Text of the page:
6 Things You’ll Be Glad Someone Told You About Pregnancy, Birth & Postpartum: Part I

A couple weeks ago I sent out a survey to mothers about what they wished someone had told them about the whole process of pregnancy, birth and new motherhood. Specifically, I wanted to find out what areas might have distressed or caused concern so that some light could be shed on these topics for future mothers.  

Much about pregnancy, childbirth and postpartum is openly discussed amongst peers, with OB/GYNs/midwives or easily located in a maternity book. But much is also not covered, is simply not discussed or is seemingly taboo, for no good reason! I’d love to illuminate some of these topics. Because the last thing you need in pregnancy, birth and postpartum is to feel that something that is utterly normal and expected might be out of the ordinary or problematic.  

Below are 6 areas that were mentioned to me by women who were surprised or anxious by their discovery. For the sake of length of this blog piece, I’ll be dividing this list into two installments: Part II will be published next week and the truth will be told on 6 more topics. 

This list is not intended to diagnose or treat any condition; it is simply informational. Always consult with your Midwife or OB/GYN if you have any questions. 

1.  Leukorrhea (discharge during pregnancy) 

Unless you have a girlfriend who was eager to share personal details with you, you may not hear much about vaginal discharge during pregnancy. As your pregnancy develops, you will discover that you have an increased amount of thin to milky white thick, mild-smelling to unscented discharge. Stock up on panty liners as you may be replacing them frequently. This discharge is both from the cervical glands helping maintain your mucus plug and also from the lactobacilli (good bacteria) converting sugar into lactic acid in order to keep the vaginal environment acidic. Remember that excessive discharge can also be a sign of an infection or, if it is watery, it could be amniotic fluid. Be sure to consult your provider. 

2.  Hemorrhoids  

You may have heard of developing hemorrhoids from pushing during birth, but did you know that it’s quite common to discover hemorrhoids during pregnancy as well? Hemorrhoids are enlarged, outpouching veins in your rectum, and are in in fact the same thing as varicose veins: the blue, lumpy, tangled looking bunches seen in people’s legs. They range in size, from unnoticeably small to quite large and protruding. These form from straining during defecation and also because the weight of the enlarging uterus puts pressure on the rectum. Pregnant women are more susceptible to hemorrhoids because of the increased amount of the hormone progesterone that circulates in their body. Progesterone relaxes and dilates, and this is specifically what it does to the veins surrounding and inside the rectum. Generally, hemorrhoids do not present a problem unless they are large. To prevent, keep up with physical activity in order to increase gut motility and maintain a diet high in fiber so to prevent hard, compact stool. For comfort measures, try sitz baths, Epsom salts and witch hazel to soothe. Ointments can be found over the counter at any pharmacy.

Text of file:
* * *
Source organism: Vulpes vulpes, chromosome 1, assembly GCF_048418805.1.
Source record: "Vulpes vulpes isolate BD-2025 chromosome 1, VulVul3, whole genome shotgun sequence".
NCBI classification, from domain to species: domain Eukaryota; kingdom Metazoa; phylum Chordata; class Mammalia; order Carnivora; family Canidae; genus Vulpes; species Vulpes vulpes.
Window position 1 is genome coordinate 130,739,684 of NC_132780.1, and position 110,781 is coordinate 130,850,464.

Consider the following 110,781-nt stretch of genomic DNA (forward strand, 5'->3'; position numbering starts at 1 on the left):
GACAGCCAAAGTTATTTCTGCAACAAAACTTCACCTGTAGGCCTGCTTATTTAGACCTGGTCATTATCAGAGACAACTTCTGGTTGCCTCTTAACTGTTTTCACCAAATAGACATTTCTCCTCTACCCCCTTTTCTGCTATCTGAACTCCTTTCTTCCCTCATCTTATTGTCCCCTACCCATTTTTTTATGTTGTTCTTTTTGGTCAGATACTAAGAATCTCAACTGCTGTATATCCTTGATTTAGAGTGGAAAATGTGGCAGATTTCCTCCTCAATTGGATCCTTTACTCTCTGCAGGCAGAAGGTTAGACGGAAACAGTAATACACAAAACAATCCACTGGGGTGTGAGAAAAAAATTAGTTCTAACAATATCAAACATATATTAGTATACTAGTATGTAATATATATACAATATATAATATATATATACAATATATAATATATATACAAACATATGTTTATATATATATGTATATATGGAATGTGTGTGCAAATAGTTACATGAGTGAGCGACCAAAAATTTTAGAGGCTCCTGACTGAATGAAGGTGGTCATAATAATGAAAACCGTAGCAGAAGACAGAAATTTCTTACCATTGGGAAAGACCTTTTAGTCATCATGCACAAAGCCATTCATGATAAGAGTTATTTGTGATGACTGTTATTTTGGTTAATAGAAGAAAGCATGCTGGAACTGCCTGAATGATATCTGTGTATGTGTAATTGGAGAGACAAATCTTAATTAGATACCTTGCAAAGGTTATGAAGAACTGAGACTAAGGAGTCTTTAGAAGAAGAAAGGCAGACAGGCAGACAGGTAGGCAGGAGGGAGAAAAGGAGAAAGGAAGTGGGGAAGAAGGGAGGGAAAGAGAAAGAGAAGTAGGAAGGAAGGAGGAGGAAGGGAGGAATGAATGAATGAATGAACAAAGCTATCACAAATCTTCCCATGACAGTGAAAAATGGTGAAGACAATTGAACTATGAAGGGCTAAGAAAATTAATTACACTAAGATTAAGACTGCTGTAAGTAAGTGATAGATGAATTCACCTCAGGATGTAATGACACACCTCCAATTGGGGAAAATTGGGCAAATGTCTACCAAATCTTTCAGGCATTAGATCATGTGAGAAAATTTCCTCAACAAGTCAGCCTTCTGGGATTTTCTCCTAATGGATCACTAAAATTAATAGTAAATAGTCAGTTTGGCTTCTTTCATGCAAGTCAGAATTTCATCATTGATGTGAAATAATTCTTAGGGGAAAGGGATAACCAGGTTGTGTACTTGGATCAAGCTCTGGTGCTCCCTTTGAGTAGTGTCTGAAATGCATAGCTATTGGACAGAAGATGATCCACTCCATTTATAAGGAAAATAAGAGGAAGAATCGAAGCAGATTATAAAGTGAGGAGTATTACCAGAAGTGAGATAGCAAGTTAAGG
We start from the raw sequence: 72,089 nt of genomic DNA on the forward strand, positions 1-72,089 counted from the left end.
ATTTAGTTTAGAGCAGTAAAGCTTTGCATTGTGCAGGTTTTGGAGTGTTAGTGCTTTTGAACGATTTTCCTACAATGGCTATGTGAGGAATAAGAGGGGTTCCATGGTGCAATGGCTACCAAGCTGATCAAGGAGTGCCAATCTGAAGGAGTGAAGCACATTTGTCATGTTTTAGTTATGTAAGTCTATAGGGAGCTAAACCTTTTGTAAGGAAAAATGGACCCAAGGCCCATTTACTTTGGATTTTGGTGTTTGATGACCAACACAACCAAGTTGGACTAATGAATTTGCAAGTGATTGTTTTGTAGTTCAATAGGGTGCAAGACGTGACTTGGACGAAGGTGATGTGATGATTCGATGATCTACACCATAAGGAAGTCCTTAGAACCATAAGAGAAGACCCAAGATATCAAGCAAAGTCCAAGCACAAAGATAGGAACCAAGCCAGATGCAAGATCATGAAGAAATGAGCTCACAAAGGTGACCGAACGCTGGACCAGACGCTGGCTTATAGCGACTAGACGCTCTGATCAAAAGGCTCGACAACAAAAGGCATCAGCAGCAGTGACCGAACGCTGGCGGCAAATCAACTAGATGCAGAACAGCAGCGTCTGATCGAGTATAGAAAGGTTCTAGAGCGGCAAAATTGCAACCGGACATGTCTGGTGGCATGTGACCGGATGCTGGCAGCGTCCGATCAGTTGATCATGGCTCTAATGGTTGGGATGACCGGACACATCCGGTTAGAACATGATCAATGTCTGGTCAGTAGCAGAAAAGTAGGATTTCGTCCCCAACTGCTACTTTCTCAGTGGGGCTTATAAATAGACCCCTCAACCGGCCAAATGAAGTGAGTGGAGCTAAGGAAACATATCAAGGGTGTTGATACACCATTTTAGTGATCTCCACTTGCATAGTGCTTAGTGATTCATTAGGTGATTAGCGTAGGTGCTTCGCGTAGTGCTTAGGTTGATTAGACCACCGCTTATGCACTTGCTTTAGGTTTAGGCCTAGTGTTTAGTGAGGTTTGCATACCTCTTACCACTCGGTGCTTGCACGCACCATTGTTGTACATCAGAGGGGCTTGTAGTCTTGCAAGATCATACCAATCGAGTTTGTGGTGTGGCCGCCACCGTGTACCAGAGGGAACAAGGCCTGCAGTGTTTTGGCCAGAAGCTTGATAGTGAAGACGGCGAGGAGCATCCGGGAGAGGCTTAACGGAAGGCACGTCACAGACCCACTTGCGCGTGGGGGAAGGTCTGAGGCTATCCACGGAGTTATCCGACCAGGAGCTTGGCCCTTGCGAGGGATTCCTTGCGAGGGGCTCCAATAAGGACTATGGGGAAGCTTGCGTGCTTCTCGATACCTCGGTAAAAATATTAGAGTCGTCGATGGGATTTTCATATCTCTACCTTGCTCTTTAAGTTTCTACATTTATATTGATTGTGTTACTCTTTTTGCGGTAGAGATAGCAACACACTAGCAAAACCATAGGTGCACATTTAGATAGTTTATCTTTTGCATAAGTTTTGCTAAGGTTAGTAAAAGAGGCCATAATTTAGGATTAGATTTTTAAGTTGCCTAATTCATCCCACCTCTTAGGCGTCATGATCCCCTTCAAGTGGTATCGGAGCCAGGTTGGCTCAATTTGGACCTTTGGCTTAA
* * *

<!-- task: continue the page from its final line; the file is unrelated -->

3.  Shoe size

An old wives’ tale that feet grow during pregnancy? Actually, no! Believe it or not, your feet can grow anywhere between a half to a full shoe-size larger during the course of your pregnancy. This is due to the relaxin hormone which circulates during pregnancy and loosens joints and ligaments. You may have heard about the joints of the pelvis loosening up a bit during pregnancy which is what leads to the characteristic “waddle.” The same hormone also acts on the feet, causing the ligaments in the feet to soften and relax. Also, as you gain weight during pregnancy, the downward pressure exerted on your feet increases as well. This can reduce the arch of your foot and spread your toes out further. Not a whole lot that can be done about this! Just make sure to give those hard-working feet a good rest when you can.  

4.  The word on poop: